States Business Outlook Not Rosy

December 9, 2005
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GRAND RAPIDS —The national trend suggests that knowledge-based industries rather than manufacturing is where Michigan should be headed.

Whichever way it heads, challenges will arise in the form of an aging and more culturally diverse work force, and an increased demand for more skilled and better educated workers, says Grand Rapids Chamber of Commerce President Jeanne Englehart.

Englehart was one of a dozen speakers at the Women’s Economic Development Outreach (WEDO), a recent half-day event designed to connect women business owners and aspiring entrepreneurs with information and resources to help grow their businesses. National City was lead sponsor of the 2005 WEDO Tour, which made stops in Detroit, ClintonTownship, Novi, Battle Creek, Lansing, Grand Rapids and Traverse City

In 2000, 61 percent of the work force was in the Baby Boomer age range or older, and it’s predicted that their representation will shrink to 40 percent by 2010 and to 20 percent by 2020.

The work force is changing in other ways, too. It is forecast that in 2010 Michigan’s population will be 77 percent white, 15 percent black, 5 percent Hispanic and 3 percent Asian. In Grand Rapids the population mix is expected to be 79 percent white, 8 percent black, 10 percent Hispanic and 3 percent Asian. The Grand Rapids-Muskegon-Holland Metro Statistical Area will have doubled its population of Hispanics compared to the state as a whole.

“That tells us that we need to work on filling the gaps in the work force,” Englehart said. “We need to understand that we are now multilingual workplaces. English is a second language for many of the people coming in and filling jobs.”

Englehart said metro-area businesses need to put out the welcome mat and embrace the different cultures entering the community. She talked about the chamber’s diversity initiatives and its Multi-Racial Association of Professionals (MAP) program, which is a networking group for individuals who have come to Grand Rapids from different cultures.

“MAP helps them get engaged in the community so that they stay here. We have heard from businesses that they work hard to attract people from different cultures into their work force, only to find that they leave because they never felt welcome. They never felt the community engaged them.”

Grand Rapids and other West Michigan communities tend to be perceived as white, middle-class communities, and that perception has to change to reflect the true mix of race and cultural backgrounds here, she said.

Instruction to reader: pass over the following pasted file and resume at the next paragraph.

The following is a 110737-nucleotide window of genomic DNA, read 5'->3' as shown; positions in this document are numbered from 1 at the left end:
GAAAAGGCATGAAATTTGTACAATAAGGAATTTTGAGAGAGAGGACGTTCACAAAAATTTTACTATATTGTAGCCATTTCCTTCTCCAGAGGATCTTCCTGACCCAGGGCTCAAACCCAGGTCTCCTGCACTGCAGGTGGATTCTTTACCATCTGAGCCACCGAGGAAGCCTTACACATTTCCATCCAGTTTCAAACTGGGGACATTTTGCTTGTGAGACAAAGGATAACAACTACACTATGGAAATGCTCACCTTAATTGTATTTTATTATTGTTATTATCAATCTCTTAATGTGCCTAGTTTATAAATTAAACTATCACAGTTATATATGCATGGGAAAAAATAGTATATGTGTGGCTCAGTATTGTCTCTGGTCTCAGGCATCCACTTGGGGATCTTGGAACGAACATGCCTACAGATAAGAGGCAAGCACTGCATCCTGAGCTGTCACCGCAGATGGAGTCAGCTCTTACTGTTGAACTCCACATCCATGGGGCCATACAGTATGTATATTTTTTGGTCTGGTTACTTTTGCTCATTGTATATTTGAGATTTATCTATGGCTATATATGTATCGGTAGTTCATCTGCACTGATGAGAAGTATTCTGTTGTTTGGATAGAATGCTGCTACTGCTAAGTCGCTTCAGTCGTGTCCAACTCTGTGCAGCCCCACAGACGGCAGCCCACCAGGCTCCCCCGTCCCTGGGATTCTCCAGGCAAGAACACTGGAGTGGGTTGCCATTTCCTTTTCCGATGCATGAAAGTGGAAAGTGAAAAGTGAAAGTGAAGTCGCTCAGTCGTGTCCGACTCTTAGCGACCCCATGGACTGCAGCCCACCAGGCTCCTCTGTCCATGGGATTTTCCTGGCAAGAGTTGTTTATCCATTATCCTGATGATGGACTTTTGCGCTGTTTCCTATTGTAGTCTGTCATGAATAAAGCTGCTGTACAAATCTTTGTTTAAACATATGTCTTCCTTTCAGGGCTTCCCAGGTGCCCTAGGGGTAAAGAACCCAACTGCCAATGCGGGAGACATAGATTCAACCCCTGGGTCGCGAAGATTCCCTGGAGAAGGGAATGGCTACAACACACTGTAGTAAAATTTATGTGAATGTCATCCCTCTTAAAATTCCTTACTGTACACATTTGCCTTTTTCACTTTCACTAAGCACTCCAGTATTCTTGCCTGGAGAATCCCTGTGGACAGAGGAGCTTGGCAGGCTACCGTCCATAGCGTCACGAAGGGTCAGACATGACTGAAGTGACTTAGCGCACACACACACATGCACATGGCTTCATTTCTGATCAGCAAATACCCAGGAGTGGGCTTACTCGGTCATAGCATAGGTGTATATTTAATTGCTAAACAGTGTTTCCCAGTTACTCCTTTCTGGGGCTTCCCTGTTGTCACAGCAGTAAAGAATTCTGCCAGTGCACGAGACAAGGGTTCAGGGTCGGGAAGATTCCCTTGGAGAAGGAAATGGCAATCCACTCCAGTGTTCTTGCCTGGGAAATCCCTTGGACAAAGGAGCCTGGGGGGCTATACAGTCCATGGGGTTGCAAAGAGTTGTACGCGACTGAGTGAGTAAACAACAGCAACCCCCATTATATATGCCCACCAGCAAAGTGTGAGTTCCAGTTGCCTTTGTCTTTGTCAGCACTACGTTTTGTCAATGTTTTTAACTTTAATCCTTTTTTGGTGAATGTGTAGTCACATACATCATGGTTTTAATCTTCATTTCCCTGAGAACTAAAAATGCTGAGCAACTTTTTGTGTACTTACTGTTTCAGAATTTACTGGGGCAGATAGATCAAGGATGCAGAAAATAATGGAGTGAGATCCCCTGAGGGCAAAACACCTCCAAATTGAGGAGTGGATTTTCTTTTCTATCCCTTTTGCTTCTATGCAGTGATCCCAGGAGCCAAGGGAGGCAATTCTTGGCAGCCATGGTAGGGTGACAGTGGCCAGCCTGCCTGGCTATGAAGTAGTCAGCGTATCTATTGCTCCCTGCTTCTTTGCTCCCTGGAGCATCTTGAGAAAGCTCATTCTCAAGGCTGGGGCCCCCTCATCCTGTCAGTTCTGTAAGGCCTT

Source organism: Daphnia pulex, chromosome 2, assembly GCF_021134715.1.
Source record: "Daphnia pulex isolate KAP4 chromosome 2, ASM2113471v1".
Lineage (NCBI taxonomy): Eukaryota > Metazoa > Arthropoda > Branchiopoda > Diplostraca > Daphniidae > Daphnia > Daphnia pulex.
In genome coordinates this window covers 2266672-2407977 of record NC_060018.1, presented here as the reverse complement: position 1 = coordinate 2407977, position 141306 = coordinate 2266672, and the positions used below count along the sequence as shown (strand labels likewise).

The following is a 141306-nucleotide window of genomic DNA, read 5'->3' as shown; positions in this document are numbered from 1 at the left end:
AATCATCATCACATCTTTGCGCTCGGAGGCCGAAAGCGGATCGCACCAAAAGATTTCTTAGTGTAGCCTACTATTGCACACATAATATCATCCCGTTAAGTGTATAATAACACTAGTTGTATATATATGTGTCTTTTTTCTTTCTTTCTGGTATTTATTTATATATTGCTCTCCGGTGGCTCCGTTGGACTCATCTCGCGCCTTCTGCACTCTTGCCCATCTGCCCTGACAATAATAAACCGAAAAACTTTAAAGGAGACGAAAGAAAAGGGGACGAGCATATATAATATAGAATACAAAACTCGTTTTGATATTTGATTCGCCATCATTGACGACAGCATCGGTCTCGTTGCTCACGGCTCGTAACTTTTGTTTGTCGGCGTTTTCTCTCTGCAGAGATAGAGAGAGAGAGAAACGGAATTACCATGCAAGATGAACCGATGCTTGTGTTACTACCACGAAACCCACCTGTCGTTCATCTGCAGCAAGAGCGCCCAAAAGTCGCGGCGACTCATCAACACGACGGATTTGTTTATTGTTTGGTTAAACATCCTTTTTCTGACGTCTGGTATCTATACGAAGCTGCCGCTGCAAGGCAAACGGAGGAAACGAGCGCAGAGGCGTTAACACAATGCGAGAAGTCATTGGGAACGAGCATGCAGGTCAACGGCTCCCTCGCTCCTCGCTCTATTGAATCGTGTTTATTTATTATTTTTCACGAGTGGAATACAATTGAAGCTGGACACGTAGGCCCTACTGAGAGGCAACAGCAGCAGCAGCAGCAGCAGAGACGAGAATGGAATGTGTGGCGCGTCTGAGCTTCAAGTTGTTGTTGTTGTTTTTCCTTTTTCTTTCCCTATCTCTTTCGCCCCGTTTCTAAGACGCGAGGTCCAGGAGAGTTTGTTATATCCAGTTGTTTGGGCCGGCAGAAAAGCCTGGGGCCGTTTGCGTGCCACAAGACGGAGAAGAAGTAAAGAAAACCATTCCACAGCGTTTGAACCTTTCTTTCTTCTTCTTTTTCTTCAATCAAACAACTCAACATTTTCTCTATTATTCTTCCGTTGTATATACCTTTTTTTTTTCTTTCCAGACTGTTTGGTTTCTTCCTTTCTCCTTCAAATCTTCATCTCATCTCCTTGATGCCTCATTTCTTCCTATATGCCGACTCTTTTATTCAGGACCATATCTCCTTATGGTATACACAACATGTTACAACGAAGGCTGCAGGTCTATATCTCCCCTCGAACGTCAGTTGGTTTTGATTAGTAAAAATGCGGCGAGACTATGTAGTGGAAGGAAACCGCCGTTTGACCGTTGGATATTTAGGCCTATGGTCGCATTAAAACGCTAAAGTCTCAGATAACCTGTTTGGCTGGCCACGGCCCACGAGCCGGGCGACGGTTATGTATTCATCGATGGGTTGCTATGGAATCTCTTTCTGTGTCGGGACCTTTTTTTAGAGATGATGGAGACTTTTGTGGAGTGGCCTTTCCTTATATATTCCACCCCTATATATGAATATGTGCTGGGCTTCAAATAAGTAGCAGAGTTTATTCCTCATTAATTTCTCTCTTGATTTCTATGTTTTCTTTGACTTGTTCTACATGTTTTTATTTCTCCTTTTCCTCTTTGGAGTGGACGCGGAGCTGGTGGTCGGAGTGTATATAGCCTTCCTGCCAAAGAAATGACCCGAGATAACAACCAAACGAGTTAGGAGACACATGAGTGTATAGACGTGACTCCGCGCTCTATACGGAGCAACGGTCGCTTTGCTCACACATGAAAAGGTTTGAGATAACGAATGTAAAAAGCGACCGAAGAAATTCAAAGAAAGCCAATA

Another challenge ahead is the increased demand for employees with higher skills — both technical skills and critical thinking skills.

“We know that business people are looking for a different skill set than may exist, so we have to find a way to increase those skills in this community so we can fill those gaps.”

The final challenge is education.

Englehart pointed out that 35 percent of new job growth requires some level of post-high-school training. The educational system needs to be shored up at all levels in terms of greater accountability and measuring student achievement. 

“Do evaluations of workplace readiness skill sets — and don’t just look at whether they passed geometry, ” she said.

Englehart acknowledged that the business outlook for Michigan isn’t exactly rosy. There are concerns about future consumer spending and high gasoline and heating prices, she said, but there are still a lot of opportunities out there.

The SBA’s annual report for Michigan indicated that businesses with fewer than 10 employees created 28,540 new jobs last year, while businesses with more than 99 employees cut 68,178 jobs last year.

“We’re seeing that the one- or two-partner businesses and the small family businesses are really going to be the backbone of Michigan’s economy because we don’t see the service sector growing. The resources are out in our community for people to start businesses. That’s where we really see it’s going to be healthy; it’s just going to take time

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